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There May Soon Be a Vaccine to Prevent Toxic Shock Syndrome

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From the time you started using tampons, you've probably been aware of toxic shock syndrome (TSS). And to keep it from falling off your radar in the years since puberty, you get a nice, scary reminder of the risks every time you open a new box. (Psst... Why Is Everyone So Obsessed with Periods Right Now?)

TSS occurs when toxins spawn from the Staphylococcus aureus bacteria that naturally occurs in your body. Tampons (especially the extra absorbency kind) can cause specific strains to go wild, producing a ton of TSS-1 toxins that can get into your bloodstream. From there, TSS-1 can cause high fever, drastic drops in blood pressure, and even organ failure and death. Not exactly something you want to risk—especially since there's currently no specific course of treatment.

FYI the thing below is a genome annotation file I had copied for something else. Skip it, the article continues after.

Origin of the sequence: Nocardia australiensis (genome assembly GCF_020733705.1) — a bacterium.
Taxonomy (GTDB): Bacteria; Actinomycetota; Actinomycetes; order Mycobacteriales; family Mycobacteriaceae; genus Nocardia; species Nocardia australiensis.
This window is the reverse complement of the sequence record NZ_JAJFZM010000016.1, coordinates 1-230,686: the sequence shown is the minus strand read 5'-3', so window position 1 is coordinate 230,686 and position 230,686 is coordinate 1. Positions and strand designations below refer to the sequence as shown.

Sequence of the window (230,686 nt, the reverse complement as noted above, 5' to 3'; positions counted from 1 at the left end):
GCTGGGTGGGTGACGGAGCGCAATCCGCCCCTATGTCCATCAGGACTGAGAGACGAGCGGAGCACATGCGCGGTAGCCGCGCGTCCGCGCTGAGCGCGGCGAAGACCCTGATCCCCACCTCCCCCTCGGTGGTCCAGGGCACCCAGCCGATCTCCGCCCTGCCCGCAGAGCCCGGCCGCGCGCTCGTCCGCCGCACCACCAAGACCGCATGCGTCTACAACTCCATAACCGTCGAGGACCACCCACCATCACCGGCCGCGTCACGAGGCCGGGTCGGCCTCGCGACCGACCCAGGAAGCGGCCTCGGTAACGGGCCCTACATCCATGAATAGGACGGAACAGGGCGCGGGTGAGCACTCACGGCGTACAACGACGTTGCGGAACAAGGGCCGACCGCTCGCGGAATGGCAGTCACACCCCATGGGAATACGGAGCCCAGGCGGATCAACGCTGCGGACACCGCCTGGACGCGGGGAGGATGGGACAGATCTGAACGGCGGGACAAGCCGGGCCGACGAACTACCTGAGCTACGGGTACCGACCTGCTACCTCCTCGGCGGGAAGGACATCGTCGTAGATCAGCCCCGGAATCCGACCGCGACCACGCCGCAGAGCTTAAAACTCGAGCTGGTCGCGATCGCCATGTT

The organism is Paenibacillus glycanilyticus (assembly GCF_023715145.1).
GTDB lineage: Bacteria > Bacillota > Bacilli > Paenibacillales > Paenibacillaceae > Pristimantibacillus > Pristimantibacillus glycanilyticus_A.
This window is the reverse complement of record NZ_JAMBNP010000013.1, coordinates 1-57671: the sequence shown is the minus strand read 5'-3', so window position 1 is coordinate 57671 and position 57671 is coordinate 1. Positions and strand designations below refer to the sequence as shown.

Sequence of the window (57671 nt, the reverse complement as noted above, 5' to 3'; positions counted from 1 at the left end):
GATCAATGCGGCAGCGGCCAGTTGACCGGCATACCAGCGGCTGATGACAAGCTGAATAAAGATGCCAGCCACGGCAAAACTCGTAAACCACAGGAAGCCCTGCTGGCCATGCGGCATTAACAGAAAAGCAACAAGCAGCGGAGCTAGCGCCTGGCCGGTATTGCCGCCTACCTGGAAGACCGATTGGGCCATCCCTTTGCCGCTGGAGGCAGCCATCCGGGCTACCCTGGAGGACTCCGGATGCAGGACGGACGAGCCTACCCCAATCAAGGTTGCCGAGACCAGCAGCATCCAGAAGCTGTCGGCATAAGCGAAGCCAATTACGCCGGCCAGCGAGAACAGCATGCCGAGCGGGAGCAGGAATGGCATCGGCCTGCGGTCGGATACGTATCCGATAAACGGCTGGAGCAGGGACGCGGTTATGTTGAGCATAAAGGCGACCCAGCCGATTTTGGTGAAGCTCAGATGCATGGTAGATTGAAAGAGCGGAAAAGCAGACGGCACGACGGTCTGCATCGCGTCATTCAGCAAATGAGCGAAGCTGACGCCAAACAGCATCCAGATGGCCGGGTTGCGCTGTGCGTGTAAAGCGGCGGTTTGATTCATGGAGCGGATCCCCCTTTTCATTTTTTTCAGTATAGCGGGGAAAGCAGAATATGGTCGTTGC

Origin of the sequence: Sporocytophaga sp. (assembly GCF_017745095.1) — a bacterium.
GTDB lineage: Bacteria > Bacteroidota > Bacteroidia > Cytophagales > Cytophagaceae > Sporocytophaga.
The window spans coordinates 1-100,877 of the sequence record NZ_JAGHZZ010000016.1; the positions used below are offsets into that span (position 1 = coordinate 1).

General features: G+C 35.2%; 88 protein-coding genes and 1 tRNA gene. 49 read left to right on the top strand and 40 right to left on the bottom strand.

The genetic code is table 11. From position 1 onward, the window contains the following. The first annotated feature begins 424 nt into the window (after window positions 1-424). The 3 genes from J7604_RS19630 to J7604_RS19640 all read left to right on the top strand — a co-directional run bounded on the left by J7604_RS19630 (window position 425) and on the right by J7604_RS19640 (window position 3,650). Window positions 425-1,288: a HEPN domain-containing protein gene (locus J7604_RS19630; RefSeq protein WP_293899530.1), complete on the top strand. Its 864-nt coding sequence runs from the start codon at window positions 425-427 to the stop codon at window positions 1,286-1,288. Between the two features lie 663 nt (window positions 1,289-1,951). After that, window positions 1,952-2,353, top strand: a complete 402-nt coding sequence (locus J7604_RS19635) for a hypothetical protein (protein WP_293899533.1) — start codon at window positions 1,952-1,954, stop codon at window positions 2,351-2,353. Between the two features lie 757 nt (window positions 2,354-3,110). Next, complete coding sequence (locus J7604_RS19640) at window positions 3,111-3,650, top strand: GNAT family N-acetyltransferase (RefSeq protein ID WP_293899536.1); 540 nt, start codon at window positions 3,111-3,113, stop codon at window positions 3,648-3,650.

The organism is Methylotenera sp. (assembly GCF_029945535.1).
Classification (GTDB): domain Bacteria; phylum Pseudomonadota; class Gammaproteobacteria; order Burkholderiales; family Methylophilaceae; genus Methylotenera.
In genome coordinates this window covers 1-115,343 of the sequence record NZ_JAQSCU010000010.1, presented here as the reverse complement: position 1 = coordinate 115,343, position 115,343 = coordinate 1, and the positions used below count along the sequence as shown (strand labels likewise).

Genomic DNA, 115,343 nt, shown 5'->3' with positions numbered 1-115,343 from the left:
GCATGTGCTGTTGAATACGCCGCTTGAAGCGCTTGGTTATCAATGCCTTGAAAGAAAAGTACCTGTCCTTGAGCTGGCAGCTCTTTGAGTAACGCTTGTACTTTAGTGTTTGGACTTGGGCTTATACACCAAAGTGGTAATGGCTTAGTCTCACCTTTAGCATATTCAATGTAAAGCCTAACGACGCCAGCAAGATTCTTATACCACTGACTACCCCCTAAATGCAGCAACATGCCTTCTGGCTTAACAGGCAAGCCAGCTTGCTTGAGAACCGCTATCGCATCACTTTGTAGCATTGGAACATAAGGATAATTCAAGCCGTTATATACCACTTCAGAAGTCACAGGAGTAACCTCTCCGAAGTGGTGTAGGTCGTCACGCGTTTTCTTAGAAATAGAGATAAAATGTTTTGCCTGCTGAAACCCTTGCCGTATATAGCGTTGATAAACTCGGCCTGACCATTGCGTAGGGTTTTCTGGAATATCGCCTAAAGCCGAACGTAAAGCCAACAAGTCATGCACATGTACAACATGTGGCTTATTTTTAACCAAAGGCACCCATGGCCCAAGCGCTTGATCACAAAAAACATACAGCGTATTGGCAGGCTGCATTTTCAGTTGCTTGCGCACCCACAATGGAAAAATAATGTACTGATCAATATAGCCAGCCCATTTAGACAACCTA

But thanks to the promising results from the clinical trial of a TSS vaccine, you may be able to cross the risk of TSS off your list of things to worry about. Researchers at the University of Vienna in Austria, along with an Austrian pharmaceutical company, recently published the promising results of a Phase 1 clinical trial of the TSS vaccine. People who received the shot (versus those who received a placebo) experienced no negative side effects and began developing TSS antibodies, a sign of the drug's effectiveness. The findings were published in the journal The Lancet Infectious Diseases.

Researchers say the vaccine could put an end to the disease. But until then, be sure to change your tampon every four hours.

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